What else is there to do at Uluru Besides the Rock?

The spectacular monolith Uluru is located in Australia’s remote Red Centre. So, if you have travelled all this way to admire its stunning natural beauty, what else is there to do while you are here?

There are plenty of ways to explore and appreciate the magic of Uluru, from the 10 kilometre base walk to sipping a glass of champagne admiring its sunset glow. Once you have enjoyed this impressive landmark, what else can you do during your stay in the Red Centre?

  • The Field of Light

    This spectacular art installation by Bruce Munro has been enchanting visitors with its colourful display of lights spread across the desert in the shadow of Uluru since 2016. 50 000 small spherical lights on thin poles are connected by colourful optical fibres, illuminating an area the size of nine football fields. The local Pitjantjatjara name for the Field of Lights Tili Wiru Tjuta Nyakutjaku, meaning “looking at lots of beautiful lights”, aptly describes the magical experience of wandering the winding path amongst the colourful illuminations.

    The installation is an extremely popular attraction at Uluru, with tours booking out weeks in advance. Make sure you don’t miss out by booking prior to your arrival.

  • Kata-Tjuta

    Kata-Tjuta is a series of dome like rock formations, located close to Uluru. Kata Tjuta, also known as the Olgas, was formed in the same way as Uluru, by the soft surrounding rock eroding away over millions of years and leaving the hard rock of the mountains exposed. The area holds significant cultural value to the local Pitjantjatjara men, and many of their Dreamtime stories about Kata Tjuta are not known to outsiders, especially women.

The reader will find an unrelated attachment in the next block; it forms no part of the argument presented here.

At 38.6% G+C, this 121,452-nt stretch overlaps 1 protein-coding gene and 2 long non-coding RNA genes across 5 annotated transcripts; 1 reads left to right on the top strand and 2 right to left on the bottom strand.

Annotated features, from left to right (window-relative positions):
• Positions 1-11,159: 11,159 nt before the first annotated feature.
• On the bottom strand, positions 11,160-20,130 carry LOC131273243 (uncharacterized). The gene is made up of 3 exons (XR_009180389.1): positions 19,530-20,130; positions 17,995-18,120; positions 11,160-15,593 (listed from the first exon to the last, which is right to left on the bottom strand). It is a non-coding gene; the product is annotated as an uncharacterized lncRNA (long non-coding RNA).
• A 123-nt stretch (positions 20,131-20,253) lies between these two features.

There are a number of walking paths at Kata Tjuta for you to follow and explore the magical rock formation. At 7.5 kilometres long, the Valley of the Winds walk is the longest and most difficult of these walks, taking you over sometimes steep and rocky terrain to enjoy spectacular views from lookout points along the track. Alternatively, the Walpa Gorge walk is an easier option, just 2.6 kilometres long, through the picturesque desert refuge provided by the rocks.

  • Cultural Centre

    The Cultural Centre at the Uluru-Kata Tjuta National Park offers visitors a wealth of information about the surrounding natural environment and local indigenous people and their culture. Wander the engaging displays to learn more about how Uluru was formed, the plants and animals of the area and the local Anangu people live in the area. Anangu and park rangers offer free presentations on a range of interesting topics including bush food and tools, modern park management and more.

    The Cultural Centre is open from 7:00 am to 6:00 pm, with free presentations at 10:00 am every weekday. We recommend planning at least two hours to fully appreciate all the centre has to offer. There is also a café for refreshments and a gift shop where you can pick up some souvenirs of your visit.

  • Aboriginal Art Galleries

    The Cultural Centre also offers a unique opportunity for visitors to enjoy and appreciate art by the local Anangu in two galleries. On display at the Maruku Arts Centre are wooden carvings, jewellery and paintings by artists from the Central Western Desert. The Walkatjara Art gallery is a community art centre where local artists create and sell work depicting the local Tjukurpa stories. Artists receive 50% from the sale of their work, with the remaining 50% reinvested into the art centre.

Related article: How do you get to Uluru?

Language »